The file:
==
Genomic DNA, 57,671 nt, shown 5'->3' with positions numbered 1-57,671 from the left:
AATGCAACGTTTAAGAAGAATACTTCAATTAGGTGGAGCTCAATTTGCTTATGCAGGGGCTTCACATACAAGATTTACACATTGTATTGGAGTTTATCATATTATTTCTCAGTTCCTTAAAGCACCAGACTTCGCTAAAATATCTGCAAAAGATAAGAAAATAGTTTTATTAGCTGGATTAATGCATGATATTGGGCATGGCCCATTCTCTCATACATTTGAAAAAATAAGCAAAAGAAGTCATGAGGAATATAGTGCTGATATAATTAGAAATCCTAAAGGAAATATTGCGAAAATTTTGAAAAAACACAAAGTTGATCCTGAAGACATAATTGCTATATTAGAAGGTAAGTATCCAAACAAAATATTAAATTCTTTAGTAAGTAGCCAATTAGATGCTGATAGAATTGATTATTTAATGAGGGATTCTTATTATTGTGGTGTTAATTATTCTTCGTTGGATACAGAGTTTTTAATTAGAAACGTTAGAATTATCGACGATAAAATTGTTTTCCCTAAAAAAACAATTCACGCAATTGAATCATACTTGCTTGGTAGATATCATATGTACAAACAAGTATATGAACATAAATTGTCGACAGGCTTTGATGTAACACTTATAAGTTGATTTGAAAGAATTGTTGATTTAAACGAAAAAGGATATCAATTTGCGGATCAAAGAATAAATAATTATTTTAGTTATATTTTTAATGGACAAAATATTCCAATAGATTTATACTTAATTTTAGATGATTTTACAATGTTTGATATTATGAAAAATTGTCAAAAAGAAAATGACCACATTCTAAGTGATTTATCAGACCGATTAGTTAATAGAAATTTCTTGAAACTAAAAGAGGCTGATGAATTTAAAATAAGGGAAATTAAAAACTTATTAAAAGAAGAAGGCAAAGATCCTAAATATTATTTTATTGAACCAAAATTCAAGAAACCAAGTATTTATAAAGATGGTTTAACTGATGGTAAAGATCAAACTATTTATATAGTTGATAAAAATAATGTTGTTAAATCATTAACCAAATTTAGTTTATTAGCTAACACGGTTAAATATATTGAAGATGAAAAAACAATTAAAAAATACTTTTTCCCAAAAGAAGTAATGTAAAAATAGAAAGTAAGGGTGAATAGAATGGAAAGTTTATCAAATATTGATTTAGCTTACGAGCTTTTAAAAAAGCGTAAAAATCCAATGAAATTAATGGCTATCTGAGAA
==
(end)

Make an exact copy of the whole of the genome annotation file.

Genomic DNA, 57,671 nt, shown 5'->3' with positions numbered 1-57,671 from the left:
AATGCAACGTTTAAGAAGAATACTTCAATTAGGTGGAGCTCAATTTGCTTATGCAGGGGCTTCACATACAAGATTTACACATTGTATTGGAGTTTATCATATTATTTCTCAGTTCCTTAAAGCACCAGACTTCGCTAAAATATCTGCAAAAGATAAGAAAATAGTTTTATTAGCTGGATTAATGCATGATATTGGGCATGGCCCATTCTCTCATACATTTGAAAAAATAAGCAAAAGAAGTCATGAGGAATATAGTGCTGATATAATTAGAAATCCTAAAGGAAATATTGCGAAAATTTTGAAAAAACACAAAGTTGATCCTGAAGACATAATTGCTATATTAGAAGGTAAGTATCCAAACAAAATATTAAATTCTTTAGTAAGTAGCCAATTAGATGCTGATAGAATTGATTATTTAATGAGGGATTCTTATTATTGTGGTGTTAATTATTCTTCGTTGGATACAGAGTTTTTAATTAGAAACGTTAGAATTATCGACGATAAAATTGTTTTCCCTAAAAAAACAATTCACGCAATTGAATCATACTTGCTTGGTAGATATCATATGTACAAACAAGTATATGAACATAAATTGTCGACAGGCTTTGATGTAACACTTATAAGTTGATTTGAAAGAATTGTTGATTTAAACGAAAAAGGATATCAATTTGCGGATCAAAGAATAAATAATTATTTTAGTTATATTTTTAATGGACAAAATATTCCAATAGATTTATACTTAATTTTAGATGATTTTACAATGTTTGATATTATGAAAAATTGTCAAAAAGAAAATGACCACATTCTAAGTGATTTATCAGACCGATTAGTTAATAGAAATTTCTTGAAACTAAAAGAGGCTGATGAATTTAAAATAAGGGAAATTAAAAACTTATTAAAAGAAGAAGGCAAAGATCCTAAATATTATTTTATTGAACCAAAATTCAAGAAACCAAGTATTTATAAAGATGGTTTAACTGATGGTAAAGATCAAACTATTTATATAGTTGATAAAAATAATGTTGTTAAATCATTAACCAAATTTAGTTTATTAGCTAACACGGTTAAATATATTGAAGATGAAAAAACAATTAAAAAATACTTTTTCCCAAAAGAAGTAATGTAAAAATAGAAAGTAAGGGTGAATAGAATGGAAAGTTTATCAAATATTGATTTAGCTTACGAGCTTTTAAAAAAGCGTAAAAATCCAATGAAATTAATGGCTATCTGAGAA